According to news reports from the time, four people were injured in that attack in Quetta on Dec. 8.
Authorities say Shoaib, believed to be in his mid-30s, is affiliated with the United Baloch Army, one of several separatist groups operating in the region.
Another similar group – the Balochistan Liberation Army – earlier this month claimed responsibility for a devastating grenade-gun-and-IED attack on one of the historic residences of Pakistan’s late founder, Muhammad Ali Jinnah. The Pakistan flag atop the building was burned in the attack, and replaced with the BLA’s.
Experts say young boys growing up in Balochistan – long underfunded and underdeveloped by Pakistan’s federal government — are increasingly vulnerable to recruitment by separatist organizations.
Security forces have been accused in recent years of carrying out a string of kidnappings and brutal murders of local men, the vast majority of which are not investigated.
Jalal Faiz, originally from Balochistan, recently conducted field research across the province as part of his doctorate at the University of Westminster in England.
He said students in Balochistan “think their culture, their language, their history” is overlooked in high school.
“They grow up believing the state does not care about them, that the state wants to control them, that the state does not consider them as equals,” Faiz said. “Even if they aren’t actively doing something to support it, they all support the Baloch independence movement.”
Daanish Mustafa, an associate professor at Kings College London who spent years conducting research in rural Balochistan, which is home to 70 percent of the province’s population, said part of the problem was a breakdown of the traditional Baloch way of life and the failure of the state to fill the void.
He said communities were falling apart, leading to a militant form of juvenile delinquency.
“The separatist movement has been there for the longest time,” Mustafa said.
“There used to be a set of moderating influences on children,” he added. “You remove those, the social constraints – not just parents and family but a society where everyone was dependent on each other – you break it apart and now you have these sort of autonomous family units. And then you expect these young men to not get up to trouble?”
ISLAMABAD: Balochistan has been bleeding since 2004. Successive governments tried to stem the bleeding – but to no avail so far. Government and intelligence officials believe some foreign forces are also stoking violence in the province, where ethnic, political, sectarian and militant lines have criss-crossed to further destabilise the province.
Baloch nationalists were earlier reluctant to buy this claim. However, veteran Baloch politician Sardar Akhtar Mengal on Sunday admitted to the presence of “death squads sponsored by Pakistan’s neighbours and foreign powers”.
In an exclusive interview with The Express Tribune, Mengal also condemned the deadly violence perpetrated by Baloch separatists in the province. A medley of separatist groups – especially Balochistan Liberation Army, Baloch Republican Army and Baloch Liberation Army – have upped their insurgency ante since the killing of Jamhoori Watan Party chief Nawab Akbar Bugti in a military operation in 2006.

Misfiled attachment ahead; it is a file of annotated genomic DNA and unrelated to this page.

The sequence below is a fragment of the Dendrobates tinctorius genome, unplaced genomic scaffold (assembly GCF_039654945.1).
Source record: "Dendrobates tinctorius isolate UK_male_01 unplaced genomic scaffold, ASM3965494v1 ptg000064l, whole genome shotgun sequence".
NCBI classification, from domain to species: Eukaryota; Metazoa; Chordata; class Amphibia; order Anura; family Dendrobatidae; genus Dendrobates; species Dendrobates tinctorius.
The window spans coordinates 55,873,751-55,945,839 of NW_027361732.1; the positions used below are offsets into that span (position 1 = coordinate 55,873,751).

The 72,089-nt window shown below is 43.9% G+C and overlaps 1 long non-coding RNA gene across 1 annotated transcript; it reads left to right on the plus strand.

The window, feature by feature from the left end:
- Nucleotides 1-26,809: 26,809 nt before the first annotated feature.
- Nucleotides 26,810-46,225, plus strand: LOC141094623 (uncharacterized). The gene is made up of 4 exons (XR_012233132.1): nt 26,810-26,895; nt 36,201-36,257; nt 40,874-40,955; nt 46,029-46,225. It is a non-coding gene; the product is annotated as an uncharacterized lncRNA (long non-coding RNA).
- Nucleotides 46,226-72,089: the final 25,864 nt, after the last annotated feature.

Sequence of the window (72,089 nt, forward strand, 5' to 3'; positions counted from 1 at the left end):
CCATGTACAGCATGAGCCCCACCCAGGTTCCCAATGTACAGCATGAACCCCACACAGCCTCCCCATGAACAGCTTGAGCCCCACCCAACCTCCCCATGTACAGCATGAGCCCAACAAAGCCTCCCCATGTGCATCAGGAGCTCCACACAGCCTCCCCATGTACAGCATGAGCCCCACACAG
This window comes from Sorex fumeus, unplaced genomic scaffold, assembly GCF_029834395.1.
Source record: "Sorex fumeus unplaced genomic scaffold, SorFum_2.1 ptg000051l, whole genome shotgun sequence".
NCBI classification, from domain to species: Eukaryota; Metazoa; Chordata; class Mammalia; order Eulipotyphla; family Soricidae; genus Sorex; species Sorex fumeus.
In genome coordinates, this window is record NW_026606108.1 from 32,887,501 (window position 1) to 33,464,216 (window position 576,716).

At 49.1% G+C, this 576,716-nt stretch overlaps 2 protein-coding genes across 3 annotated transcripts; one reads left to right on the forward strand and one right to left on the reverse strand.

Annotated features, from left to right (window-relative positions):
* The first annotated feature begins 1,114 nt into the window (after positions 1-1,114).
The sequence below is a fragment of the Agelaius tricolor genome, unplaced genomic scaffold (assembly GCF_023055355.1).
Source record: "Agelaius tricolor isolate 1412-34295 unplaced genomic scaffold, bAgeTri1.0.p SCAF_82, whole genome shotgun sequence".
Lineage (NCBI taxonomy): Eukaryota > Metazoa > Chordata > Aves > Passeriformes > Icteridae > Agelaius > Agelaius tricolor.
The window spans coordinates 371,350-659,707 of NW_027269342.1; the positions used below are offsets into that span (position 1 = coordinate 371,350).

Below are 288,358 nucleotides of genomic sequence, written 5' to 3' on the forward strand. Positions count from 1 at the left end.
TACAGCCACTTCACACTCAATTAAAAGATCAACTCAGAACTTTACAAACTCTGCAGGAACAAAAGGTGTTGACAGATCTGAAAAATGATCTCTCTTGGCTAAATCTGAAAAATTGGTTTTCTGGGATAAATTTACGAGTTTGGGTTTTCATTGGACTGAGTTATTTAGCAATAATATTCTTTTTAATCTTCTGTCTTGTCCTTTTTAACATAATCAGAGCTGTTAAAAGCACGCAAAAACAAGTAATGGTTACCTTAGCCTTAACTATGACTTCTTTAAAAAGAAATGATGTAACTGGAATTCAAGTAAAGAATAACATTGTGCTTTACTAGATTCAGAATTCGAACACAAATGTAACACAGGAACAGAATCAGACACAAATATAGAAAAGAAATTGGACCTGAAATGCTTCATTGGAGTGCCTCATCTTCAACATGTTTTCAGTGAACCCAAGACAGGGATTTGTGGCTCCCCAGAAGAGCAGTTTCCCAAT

He acknowledged that Baloch insurgents have been targeting non-Baloch settlers, mainly those from Punjab, in Balochistan. “However, some government officials also want the settlers to flee the province and sell their properties at throw-away prices,” he added.
It is perhaps the first time that Mengal has openly condemned the activities of Baloch insurgents — not easy to do since his younger brother Javed Mengal and two of his nephews – Nooruddin Mengal and Bhawal Mengal – are also allegedly involved in insurgency.
For his part, Sardar Akhtar Mengal – the head of his own faction of Balochistan National Party (BNP-M) – said his party has from the beginning renounced violence as a means to achieve political and economic rights of the Baloch people.
Mengal ended his four-year self-imposed exile and returned to Pakistan on March 25, 2013 to lead his party in the May 11 general elections. All separatist groups are opposed to parliamentary politics.
Mengal spoke about his predicament. “The Baloch militants consider me a traitor while the security establishment also treats me as an enemy,” he said. “I’m being targeted by both.”
Asked if he was willing to mediate between the insurgents and the government, Mengal said: “Both [Baloch insurgents and security establishment] speak through the barrel of the gun. They cannot understand my language.”
Instead Mengal reiterated that the six-point formula he had spelt out before the May 11 elections to stabilise the situation in Balochistan was still workable. “My six-point formula is within the parameters of the Constitution,” he said. “We are willing for a debate with anyone who thinks my six points are against the interest of Pakistan.”
Mengal also strongly criticised the security establishment for targeting ‘Baloch political workers’. He alleged that ‘death squads’ backed by intelligence agencies were eliminating critics of the establishment’s policies. “They [death squads] are killing and kidnapping people because they have been given a licence by the establishment to operate against anyone,” he added.
Asked by bloodshed perpetrated by Baloch insurgents, he said: “State agencies should not behave like militants. There should be a difference between the conduct of the state and of militants.”